Endogenous Market Structures and International Trade: Theory and Evidence

AuthorFederico Etro
Publication Date01 Jul 2015
Scand. J. of Economics 117(3), 918–956, 2015
DOI: 10.1111/sjoe.12084
Endogenous Market Structures and
International Trade: Theory and Evidence
Federico Etro
Ca̍Foscari, University of Venice, 30123 Venice, Italy
Under constant elasticity of substitution (CES) preferences and Cournot (or Bertrand) com-
petition, a larger market induces exits of domestic firms, lower prices, and larger production
of surviving firms because of competition from more foreign f irms, even without resort-
ing to the selection effects of Melitz. The elasticity of the number of firms to population
decreases with substitutability between goods, and it reaches 0.5 under Cournot competi-
tion with homogeneous goods: empirical evidence supports this structural relation against
the unitary elasticity of monopolistic competition. The results hold also in a 2 ×2×2
Heckscher–Ohlin model with imperfect competition generating inter- and intra-industry trade
due to comparative advantage or comparative preferences.
Keywords: Comparative advantage; comparative preferences; gains from trade; Krugman
JEL classification:F11; F12
I. Introduction
In traditional theories of trade, such as the neoclassical theory based on
perfect competition and the Krugman theory based on monopolistic com-
petition, the impact of trade and the gains from trade are associated with
international specialization or with the consumption of new varieties of
goods. These two approaches (integrated in Helpman and Krugman, 1985)
neglect the fact that trade usually affects the structure of markets, and, in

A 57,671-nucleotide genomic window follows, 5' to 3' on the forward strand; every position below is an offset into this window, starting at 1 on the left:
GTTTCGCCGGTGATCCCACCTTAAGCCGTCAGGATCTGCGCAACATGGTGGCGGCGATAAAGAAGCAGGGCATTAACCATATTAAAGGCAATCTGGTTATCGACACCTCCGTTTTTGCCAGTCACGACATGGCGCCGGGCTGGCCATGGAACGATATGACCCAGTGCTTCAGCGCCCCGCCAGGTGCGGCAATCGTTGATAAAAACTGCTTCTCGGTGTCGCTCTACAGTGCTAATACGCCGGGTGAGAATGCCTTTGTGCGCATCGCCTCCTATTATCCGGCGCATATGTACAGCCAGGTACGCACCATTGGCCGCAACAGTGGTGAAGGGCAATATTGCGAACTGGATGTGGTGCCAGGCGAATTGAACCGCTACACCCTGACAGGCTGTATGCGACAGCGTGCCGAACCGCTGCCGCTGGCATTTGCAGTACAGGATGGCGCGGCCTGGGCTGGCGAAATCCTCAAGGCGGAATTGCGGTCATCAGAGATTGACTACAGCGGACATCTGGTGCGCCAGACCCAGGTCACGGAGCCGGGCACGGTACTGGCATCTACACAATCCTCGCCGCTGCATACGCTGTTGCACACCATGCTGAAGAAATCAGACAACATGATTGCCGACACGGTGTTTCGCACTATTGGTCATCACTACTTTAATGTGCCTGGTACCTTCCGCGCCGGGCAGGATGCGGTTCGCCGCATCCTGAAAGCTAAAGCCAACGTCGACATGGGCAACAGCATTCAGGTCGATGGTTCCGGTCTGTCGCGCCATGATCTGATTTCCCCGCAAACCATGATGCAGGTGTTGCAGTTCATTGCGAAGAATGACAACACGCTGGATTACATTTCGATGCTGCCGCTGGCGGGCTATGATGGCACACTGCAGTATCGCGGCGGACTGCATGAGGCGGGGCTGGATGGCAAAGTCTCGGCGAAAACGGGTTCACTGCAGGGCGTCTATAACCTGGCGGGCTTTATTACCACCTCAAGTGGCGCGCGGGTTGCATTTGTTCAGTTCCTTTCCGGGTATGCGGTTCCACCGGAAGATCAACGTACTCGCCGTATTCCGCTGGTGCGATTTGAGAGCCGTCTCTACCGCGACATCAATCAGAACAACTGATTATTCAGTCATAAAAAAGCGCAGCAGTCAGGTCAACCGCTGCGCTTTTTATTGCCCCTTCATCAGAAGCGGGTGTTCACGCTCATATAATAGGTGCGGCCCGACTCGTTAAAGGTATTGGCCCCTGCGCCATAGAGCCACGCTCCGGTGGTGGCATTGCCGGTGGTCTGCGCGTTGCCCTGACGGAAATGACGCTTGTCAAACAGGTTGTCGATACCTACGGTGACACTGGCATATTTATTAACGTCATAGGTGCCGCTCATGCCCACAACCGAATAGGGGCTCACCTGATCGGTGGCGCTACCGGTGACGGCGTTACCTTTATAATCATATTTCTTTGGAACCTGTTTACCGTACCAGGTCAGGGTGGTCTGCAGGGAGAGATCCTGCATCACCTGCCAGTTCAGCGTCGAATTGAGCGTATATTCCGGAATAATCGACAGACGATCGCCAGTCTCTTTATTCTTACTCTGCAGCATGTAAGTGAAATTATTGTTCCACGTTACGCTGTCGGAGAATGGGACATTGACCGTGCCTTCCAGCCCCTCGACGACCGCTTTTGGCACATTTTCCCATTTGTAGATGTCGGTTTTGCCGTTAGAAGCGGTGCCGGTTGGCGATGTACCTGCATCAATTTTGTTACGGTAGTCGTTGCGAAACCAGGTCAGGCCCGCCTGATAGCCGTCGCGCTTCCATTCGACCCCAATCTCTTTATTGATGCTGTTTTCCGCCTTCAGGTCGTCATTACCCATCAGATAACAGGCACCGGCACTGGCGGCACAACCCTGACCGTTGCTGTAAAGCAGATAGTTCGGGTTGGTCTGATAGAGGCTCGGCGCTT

particular, the degree of competition, the number of firms active in each
country, the production level of each firm, and the mark-ups, with conse-
quences for welfare as well. A separate line of research started by Brander
(1981) and Markusen (1981) has shown that opening up to trade in imper-
fectly competitive markets generates price reductions. However, the main
I am grateful to Beverly Lapham, Jonathan Eaton, Jacques Thisse, and two anonymous
referees for insightful comments, and to Elena Stepanova for excellent research assistance.
Dirk Czarnitzki has worked jointly with me on a preliminary version of the empirical
results of Section IV and I am highly indebted with him. Finally, I am grateful to Aditya
Bhattacharjea, Parishit Ghosh, Debasis Mondal, Mausumi Das, and other seminar participants
at the Delhi School of Economics (India).
CThe editors of The Scandinavian Journal of Economics 2014.
F. E t r o 919
implications of this endogenous-market-structure approach have not been
investigated in a systematic way; it is not by chance that leading interna-
tional trade economists (such as Neary, 2010) talk about “two and a half
theories of trade”.
In this paper, first we develop a rather general one-sector partial equi-
librium model of endogenous market structures (EMSs) with Cournot and
Bertrand competition. We show that gains from trade emerge under general
conditions and can be associated with both the increase in the number of
goods consumed and the reduction of their prices.1Then, we focus on a
microfounded demand based on the constant elasticity of substitution (CES)
preferences, introduced by Dixit and Stiglitz (1977) and applied to trade in
the models of Krugman (1980) and Melitz (2003) under monopolistic com-
petition with homogeneous and heterogeneous firms, respectively. In both
models, the mark-up was constant for all the firms and the number of fir ms
was linearly increasing with respect to the size of the market under free
trade.2We depart from monopolistic competition and examine Cournot and
Bertrand competition. With competition in quantities, an expansion of the
market associated with trade increases less than proportionally the number
of firms, because stronger competition reduces the mark-ups and forces
the firms to produce more in order to cover the fixed costs. For instance,
in the case of homogeneous goods, the elasticity of the number of firms
with respect to the size of the market is β=0.5. This means that doubling
the size of a market increases the number of firms by about 40 percent,3
expands their production, and reduces their average cost and mark-up, with
relevant welfare gains even if there are zero gains from variety. When
the substitutability between goods decreases, the implied elasticity of the